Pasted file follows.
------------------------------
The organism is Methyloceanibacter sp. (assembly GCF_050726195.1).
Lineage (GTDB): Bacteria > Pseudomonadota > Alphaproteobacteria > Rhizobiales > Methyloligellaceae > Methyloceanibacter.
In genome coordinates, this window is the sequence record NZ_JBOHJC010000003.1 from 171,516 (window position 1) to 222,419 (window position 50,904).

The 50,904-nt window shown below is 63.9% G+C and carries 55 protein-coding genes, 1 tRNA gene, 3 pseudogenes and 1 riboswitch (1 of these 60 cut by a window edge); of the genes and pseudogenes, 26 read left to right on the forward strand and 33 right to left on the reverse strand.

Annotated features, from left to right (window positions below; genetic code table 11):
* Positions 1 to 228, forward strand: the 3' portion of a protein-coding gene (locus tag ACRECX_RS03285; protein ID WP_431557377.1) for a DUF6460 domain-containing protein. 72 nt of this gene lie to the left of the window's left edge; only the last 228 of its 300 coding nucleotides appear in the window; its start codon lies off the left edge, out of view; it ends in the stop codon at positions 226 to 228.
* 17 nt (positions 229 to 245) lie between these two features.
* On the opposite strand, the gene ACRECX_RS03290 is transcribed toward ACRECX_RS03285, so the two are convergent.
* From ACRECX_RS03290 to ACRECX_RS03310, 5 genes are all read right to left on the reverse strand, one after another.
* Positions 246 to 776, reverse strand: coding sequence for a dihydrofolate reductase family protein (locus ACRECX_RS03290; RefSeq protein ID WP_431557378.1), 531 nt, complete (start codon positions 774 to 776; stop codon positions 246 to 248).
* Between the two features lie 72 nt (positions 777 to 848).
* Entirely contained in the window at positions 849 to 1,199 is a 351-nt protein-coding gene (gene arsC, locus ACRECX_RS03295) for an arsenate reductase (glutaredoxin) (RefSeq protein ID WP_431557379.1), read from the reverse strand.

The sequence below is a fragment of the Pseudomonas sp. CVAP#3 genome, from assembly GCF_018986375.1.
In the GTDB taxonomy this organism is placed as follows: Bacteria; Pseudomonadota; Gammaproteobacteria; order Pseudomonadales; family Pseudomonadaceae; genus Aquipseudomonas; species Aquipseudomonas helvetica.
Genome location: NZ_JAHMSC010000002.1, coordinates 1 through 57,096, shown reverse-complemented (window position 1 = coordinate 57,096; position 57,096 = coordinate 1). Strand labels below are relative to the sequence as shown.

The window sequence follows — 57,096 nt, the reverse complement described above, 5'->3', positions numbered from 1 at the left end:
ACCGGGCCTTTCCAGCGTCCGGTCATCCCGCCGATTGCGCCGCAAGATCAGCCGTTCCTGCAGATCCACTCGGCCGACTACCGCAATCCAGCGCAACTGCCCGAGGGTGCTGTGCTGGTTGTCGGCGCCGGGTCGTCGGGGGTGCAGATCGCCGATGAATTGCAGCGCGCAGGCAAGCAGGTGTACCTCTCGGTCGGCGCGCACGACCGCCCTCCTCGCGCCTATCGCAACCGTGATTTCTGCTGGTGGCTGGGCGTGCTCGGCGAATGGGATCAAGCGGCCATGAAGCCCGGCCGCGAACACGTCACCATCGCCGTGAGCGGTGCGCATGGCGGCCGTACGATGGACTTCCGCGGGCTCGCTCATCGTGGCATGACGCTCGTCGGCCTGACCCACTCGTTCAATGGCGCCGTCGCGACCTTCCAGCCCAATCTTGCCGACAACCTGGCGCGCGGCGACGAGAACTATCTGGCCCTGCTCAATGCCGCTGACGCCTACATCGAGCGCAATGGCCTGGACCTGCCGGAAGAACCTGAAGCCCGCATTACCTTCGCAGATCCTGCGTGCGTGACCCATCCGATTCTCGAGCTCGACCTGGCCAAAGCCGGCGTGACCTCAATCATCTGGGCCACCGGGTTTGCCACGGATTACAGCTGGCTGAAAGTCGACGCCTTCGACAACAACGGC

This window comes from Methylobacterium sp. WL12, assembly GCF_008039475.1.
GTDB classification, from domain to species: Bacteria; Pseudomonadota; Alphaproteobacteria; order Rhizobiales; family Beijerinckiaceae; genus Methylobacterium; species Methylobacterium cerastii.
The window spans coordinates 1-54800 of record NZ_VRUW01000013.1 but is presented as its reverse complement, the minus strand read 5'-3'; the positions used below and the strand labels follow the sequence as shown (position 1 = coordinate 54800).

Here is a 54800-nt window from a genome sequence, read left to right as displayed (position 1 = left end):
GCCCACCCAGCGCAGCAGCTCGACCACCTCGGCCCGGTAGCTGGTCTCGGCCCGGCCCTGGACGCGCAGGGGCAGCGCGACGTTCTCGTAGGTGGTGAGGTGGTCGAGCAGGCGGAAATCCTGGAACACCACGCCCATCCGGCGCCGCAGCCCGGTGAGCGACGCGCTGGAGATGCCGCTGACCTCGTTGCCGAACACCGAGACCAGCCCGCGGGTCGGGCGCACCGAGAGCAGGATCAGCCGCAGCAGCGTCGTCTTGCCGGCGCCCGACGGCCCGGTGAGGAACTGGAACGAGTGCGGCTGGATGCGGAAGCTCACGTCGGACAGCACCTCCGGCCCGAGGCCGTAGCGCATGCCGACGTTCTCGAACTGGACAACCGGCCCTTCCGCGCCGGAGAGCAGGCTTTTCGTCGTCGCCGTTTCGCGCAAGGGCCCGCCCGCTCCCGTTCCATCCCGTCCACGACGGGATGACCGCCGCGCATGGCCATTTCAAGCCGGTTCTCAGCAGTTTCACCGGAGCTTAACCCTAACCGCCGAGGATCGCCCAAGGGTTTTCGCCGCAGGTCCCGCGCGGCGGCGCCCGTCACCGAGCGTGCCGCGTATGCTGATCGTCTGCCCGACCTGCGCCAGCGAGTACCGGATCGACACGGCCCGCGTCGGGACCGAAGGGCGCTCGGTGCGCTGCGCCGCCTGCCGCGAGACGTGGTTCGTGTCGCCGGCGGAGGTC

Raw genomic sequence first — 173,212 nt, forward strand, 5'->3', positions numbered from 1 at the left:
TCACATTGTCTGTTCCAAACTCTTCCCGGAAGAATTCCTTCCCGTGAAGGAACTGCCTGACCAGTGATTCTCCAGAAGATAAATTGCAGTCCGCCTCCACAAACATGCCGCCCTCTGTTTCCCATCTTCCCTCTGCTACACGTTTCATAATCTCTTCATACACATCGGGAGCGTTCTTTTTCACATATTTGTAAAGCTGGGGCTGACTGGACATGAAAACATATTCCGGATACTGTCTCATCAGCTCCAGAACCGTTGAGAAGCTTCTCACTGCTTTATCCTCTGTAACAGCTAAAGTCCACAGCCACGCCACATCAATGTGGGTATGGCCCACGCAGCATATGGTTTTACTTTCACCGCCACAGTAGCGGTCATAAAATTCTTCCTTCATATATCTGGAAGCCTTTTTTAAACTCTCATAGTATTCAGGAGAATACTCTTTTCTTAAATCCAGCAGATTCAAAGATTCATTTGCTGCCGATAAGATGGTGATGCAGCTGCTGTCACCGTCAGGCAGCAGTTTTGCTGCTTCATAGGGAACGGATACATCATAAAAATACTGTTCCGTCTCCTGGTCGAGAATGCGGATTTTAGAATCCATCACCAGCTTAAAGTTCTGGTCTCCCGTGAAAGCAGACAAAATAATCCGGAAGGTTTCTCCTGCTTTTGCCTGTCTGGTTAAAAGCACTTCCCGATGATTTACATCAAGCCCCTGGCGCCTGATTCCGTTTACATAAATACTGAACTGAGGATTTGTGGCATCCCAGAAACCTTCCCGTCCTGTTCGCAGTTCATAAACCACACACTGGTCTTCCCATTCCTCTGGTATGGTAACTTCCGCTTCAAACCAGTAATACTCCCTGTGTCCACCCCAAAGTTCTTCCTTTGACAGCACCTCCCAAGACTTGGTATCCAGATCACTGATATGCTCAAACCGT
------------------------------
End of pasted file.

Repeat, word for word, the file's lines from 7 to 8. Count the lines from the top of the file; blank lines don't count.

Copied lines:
* 17 nt (positions 229 to 245) lie between these two features.
* On the opposite strand, the gene ACRECX_RS03290 is transcribed toward ACRECX_RS03285, so the two are convergent.